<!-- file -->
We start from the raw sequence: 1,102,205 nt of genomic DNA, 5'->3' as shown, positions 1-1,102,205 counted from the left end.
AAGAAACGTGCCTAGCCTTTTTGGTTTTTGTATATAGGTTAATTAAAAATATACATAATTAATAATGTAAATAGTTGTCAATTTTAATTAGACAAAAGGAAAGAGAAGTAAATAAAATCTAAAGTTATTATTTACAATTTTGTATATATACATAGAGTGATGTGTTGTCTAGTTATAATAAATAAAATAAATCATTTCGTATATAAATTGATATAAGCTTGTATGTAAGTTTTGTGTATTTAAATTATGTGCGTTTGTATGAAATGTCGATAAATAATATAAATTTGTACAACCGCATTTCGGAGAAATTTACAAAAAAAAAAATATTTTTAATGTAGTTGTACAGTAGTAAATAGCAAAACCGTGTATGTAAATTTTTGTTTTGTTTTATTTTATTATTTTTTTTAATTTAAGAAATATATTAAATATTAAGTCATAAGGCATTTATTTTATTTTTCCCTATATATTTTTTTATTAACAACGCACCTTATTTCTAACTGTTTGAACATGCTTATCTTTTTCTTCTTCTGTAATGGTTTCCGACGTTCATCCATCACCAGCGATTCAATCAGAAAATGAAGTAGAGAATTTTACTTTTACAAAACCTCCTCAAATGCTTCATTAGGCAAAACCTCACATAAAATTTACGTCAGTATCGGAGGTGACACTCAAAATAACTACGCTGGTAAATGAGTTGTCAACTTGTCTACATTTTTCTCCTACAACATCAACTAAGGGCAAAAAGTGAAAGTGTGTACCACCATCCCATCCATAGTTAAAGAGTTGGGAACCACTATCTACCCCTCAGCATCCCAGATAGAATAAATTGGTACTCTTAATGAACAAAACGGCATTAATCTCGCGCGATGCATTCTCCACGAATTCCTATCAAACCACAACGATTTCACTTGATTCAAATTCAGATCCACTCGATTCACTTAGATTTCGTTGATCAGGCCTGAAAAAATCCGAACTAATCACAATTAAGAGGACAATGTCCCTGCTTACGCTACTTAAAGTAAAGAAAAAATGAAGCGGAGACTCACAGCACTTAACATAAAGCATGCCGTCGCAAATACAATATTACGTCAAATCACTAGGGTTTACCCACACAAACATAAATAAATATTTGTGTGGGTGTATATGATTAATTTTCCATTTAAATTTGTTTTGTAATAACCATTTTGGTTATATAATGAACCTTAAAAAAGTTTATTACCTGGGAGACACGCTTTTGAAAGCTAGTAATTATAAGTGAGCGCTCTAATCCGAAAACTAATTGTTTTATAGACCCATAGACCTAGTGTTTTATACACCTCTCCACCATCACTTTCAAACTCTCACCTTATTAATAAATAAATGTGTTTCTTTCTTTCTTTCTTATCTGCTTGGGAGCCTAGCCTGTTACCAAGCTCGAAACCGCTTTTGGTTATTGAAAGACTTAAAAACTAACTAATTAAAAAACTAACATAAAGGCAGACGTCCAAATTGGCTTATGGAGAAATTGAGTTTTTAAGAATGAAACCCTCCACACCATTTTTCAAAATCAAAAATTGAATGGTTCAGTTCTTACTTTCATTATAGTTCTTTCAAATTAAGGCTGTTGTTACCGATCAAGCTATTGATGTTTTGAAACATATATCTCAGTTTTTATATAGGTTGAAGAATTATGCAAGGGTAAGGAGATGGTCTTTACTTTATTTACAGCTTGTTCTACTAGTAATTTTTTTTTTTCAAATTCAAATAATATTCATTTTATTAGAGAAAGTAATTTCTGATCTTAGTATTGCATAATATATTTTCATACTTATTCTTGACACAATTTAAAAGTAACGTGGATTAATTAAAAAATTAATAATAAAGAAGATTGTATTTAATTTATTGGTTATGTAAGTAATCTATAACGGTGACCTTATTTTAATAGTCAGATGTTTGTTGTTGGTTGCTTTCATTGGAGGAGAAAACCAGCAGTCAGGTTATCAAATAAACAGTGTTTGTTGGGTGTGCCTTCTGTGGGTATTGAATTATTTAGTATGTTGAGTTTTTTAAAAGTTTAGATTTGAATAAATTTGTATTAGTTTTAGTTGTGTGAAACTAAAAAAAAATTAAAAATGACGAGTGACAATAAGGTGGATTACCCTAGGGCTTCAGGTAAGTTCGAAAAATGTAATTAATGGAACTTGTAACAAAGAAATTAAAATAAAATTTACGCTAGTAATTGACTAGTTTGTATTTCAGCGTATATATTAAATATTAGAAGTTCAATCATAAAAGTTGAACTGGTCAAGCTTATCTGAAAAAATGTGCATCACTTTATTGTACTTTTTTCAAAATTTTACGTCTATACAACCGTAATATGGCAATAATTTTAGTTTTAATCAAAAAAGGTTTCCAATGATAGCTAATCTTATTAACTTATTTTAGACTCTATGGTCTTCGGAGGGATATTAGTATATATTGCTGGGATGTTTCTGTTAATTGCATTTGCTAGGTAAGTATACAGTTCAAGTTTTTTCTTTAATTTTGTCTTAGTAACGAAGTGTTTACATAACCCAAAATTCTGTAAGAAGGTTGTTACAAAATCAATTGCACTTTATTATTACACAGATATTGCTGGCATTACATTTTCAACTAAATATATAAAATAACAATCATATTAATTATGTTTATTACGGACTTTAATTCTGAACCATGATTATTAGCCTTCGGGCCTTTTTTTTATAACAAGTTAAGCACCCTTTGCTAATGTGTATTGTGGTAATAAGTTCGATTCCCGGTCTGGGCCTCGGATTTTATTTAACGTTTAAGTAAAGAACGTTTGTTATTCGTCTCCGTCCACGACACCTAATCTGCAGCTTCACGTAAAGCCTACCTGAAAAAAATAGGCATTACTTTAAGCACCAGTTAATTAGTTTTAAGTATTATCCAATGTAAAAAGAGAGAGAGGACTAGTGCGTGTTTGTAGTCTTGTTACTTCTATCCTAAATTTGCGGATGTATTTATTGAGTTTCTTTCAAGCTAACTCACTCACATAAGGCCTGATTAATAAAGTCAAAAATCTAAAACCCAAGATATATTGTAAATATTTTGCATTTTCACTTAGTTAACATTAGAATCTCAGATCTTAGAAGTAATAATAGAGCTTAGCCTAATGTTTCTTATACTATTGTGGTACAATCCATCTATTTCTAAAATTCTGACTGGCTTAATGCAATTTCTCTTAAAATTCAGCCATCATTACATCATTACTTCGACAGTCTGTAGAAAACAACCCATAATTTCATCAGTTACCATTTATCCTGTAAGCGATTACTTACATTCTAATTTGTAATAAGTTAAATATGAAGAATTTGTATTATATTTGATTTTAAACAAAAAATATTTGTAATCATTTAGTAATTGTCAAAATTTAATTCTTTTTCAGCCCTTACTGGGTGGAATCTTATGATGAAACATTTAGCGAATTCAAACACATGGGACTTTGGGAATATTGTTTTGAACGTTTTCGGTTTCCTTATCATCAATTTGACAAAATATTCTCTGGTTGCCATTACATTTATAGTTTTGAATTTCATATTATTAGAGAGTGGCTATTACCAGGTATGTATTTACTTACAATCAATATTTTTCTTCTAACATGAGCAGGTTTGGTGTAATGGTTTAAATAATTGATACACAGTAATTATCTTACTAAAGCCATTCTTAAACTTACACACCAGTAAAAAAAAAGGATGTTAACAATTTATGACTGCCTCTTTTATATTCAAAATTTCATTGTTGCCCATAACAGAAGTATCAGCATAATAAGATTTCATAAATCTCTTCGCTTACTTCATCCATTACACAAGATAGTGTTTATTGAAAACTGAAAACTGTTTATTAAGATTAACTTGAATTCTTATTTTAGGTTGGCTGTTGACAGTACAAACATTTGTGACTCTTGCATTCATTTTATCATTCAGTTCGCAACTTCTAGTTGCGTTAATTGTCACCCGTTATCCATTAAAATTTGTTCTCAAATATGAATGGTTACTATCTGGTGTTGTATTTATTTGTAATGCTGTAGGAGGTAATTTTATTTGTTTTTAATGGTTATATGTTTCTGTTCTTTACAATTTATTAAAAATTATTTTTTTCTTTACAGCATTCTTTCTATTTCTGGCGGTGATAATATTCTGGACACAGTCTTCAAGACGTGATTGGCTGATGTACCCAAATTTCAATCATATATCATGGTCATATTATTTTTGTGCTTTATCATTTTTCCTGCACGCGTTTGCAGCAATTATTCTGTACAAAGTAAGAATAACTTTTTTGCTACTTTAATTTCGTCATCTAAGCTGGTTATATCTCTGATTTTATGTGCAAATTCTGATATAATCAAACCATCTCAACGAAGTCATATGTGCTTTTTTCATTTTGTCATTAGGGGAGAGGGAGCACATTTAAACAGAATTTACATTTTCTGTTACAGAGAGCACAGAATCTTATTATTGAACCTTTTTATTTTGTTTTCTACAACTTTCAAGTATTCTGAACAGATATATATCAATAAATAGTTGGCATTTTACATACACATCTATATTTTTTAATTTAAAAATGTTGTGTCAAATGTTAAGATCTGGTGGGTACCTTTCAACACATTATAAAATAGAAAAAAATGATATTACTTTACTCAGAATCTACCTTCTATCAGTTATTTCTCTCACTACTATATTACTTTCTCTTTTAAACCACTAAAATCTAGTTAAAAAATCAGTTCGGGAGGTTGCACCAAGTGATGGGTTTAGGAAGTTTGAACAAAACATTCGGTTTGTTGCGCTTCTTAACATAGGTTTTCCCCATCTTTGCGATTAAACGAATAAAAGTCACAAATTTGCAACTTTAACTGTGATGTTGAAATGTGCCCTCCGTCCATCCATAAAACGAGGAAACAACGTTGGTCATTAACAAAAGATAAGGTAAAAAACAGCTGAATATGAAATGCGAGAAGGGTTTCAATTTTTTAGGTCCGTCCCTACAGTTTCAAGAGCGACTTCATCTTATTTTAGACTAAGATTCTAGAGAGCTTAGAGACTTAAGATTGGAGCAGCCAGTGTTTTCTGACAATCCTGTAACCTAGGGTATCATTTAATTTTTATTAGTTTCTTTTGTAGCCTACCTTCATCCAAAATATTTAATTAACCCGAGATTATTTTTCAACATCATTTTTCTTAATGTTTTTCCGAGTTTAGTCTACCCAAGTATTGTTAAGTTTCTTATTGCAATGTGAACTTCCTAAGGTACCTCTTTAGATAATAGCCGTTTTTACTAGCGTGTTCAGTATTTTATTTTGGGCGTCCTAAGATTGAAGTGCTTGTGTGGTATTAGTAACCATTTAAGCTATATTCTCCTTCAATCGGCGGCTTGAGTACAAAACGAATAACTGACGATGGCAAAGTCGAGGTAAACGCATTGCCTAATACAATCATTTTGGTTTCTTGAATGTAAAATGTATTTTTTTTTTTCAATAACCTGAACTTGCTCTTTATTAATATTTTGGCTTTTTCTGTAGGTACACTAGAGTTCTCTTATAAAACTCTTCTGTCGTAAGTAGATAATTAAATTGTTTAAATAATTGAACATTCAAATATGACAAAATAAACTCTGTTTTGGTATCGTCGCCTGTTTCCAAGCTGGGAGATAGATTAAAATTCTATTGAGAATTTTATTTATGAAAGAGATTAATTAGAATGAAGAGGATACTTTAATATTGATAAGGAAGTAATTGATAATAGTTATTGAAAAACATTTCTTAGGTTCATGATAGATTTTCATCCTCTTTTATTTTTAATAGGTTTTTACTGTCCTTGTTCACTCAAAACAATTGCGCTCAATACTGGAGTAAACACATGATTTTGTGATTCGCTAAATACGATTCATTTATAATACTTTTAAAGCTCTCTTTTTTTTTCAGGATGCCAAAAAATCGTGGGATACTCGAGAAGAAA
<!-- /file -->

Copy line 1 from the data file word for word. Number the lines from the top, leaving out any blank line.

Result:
We start from the raw sequence: 1,102,205 nt of genomic DNA, 5'->3' as shown, positions 1-1,102,205 counted from the left end.